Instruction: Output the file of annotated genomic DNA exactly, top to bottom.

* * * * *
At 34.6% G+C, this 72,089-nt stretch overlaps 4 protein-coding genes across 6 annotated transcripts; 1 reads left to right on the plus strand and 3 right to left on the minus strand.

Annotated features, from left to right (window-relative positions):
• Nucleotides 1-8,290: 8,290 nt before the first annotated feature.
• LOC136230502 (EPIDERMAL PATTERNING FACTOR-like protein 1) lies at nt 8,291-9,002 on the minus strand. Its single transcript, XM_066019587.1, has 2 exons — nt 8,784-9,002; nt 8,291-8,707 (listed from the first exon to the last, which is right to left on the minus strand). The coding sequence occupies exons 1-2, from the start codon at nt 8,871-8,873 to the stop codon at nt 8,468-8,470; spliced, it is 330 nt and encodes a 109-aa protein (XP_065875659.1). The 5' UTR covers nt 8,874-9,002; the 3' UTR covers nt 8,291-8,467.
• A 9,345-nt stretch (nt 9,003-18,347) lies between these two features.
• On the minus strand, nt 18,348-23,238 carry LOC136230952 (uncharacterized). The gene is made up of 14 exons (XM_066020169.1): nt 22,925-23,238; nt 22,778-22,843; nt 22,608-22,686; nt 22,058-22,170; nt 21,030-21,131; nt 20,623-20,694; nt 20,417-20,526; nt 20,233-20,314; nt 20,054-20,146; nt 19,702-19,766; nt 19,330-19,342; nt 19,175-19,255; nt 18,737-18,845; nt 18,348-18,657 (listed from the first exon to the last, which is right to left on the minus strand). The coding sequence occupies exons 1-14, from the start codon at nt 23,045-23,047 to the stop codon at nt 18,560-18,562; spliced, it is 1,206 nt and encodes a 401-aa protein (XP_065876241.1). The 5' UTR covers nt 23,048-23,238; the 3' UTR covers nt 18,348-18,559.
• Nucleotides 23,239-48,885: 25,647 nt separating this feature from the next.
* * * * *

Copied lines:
At 34.6% G+C, this 72,089-nt stretch overlaps 4 protein-coding genes across 6 annotated transcripts; 1 reads left to right on the plus strand and 3 right to left on the minus strand.

Annotated features, from left to right (window-relative positions):
• Nucleotides 1-8,290: 8,290 nt before the first annotated feature.
• LOC136230502 (EPIDERMAL PATTERNING FACTOR-like protein 1) lies at nt 8,291-9,002 on the minus strand. Its single transcript, XM_066019587.1, has 2 exons — nt 8,784-9,002; nt 8,291-8,707 (listed from the first exon to the last, which is right to left on the minus strand). The coding sequence occupies exons 1-2, from the start codon at nt 8,871-8,873 to the stop codon at nt 8,468-8,470; spliced, it is 330 nt and encodes a 109-aa protein (XP_065875659.1). The 5' UTR covers nt 8,874-9,002; the 3' UTR covers nt 8,291-8,467.
• A 9,345-nt stretch (nt 9,003-18,347) lies between these two features.
• On the minus strand, nt 18,348-23,238 carry LOC136230952 (uncharacterized). The gene is made up of 14 exons (XM_066020169.1): nt 22,925-23,238; nt 22,778-22,843; nt 22,608-22,686; nt 22,058-22,170; nt 21,030-21,131; nt 20,623-20,694; nt 20,417-20,526; nt 20,233-20,314; nt 20,054-20,146; nt 19,702-19,766; nt 19,330-19,342; nt 19,175-19,255; nt 18,737-18,845; nt 18,348-18,657 (listed from the first exon to the last, which is right to left on the minus strand). The coding sequence occupies exons 1-14, from the start codon at nt 23,045-23,047 to the stop codon at nt 18,560-18,562; spliced, it is 1,206 nt and encodes a 401-aa protein (XP_065876241.1). The 5' UTR covers nt 23,048-23,238; the 3' UTR covers nt 18,348-18,559.
• Nucleotides 23,239-48,885: 25,647 nt separating this feature from the next.